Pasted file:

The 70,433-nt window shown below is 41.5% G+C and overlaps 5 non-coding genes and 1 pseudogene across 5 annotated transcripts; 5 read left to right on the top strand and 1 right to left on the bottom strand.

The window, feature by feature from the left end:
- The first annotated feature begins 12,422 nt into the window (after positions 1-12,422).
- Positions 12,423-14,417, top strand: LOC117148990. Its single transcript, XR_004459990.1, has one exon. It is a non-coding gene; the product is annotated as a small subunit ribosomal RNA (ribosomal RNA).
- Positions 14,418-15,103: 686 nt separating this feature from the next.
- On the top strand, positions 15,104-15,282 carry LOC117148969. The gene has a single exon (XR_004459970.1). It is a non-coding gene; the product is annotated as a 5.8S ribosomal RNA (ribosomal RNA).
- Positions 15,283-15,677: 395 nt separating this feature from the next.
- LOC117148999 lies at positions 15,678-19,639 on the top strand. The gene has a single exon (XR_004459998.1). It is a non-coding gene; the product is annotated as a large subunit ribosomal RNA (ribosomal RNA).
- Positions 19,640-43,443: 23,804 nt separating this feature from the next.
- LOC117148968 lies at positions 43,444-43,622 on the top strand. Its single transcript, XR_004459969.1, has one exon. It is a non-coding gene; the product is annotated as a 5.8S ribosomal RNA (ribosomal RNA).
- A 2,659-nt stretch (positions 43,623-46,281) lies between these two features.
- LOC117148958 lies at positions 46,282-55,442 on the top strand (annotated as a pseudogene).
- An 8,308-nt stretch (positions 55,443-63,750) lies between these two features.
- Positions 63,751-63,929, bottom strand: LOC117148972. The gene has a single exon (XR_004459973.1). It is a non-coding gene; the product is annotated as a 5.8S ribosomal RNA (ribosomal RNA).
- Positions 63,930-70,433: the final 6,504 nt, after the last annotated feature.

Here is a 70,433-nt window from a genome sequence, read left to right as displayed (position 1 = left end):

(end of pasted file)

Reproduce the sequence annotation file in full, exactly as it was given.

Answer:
The 70,433-nt window shown below is 41.5% G+C and overlaps 5 non-coding genes and 1 pseudogene across 5 annotated transcripts; 5 read left to right on the top strand and 1 right to left on the bottom strand.

The window, feature by feature from the left end:
- The first annotated feature begins 12,422 nt into the window (after positions 1-12,422).
- Positions 12,423-14,417, top strand: LOC117148990. Its single transcript, XR_004459990.1, has one exon. It is a non-coding gene; the product is annotated as a small subunit ribosomal RNA (ribosomal RNA).
- Positions 14,418-15,103: 686 nt separating this feature from the next.
- On the top strand, positions 15,104-15,282 carry LOC117148969. The gene has a single exon (XR_004459970.1). It is a non-coding gene; the product is annotated as a 5.8S ribosomal RNA (ribosomal RNA).
- Positions 15,283-15,677: 395 nt separating this feature from the next.
- LOC117148999 lies at positions 15,678-19,639 on the top strand. The gene has a single exon (XR_004459998.1). It is a non-coding gene; the product is annotated as a large subunit ribosomal RNA (ribosomal RNA).
- Positions 19,640-43,443: 23,804 nt separating this feature from the next.
- LOC117148968 lies at positions 43,444-43,622 on the top strand. Its single transcript, XR_004459969.1, has one exon. It is a non-coding gene; the product is annotated as a 5.8S ribosomal RNA (ribosomal RNA).
- A 2,659-nt stretch (positions 43,623-46,281) lies between these two features.
- LOC117148958 lies at positions 46,282-55,442 on the top strand (annotated as a pseudogene).
- An 8,308-nt stretch (positions 55,443-63,750) lies between these two features.
- Positions 63,751-63,929, bottom strand: LOC117148972. The gene has a single exon (XR_004459973.1). It is a non-coding gene; the product is annotated as a 5.8S ribosomal RNA (ribosomal RNA).
- Positions 63,930-70,433: the final 6,504 nt, after the last annotated feature.

Here is a 70,433-nt window from a genome sequence, read left to right as displayed (position 1 = left end):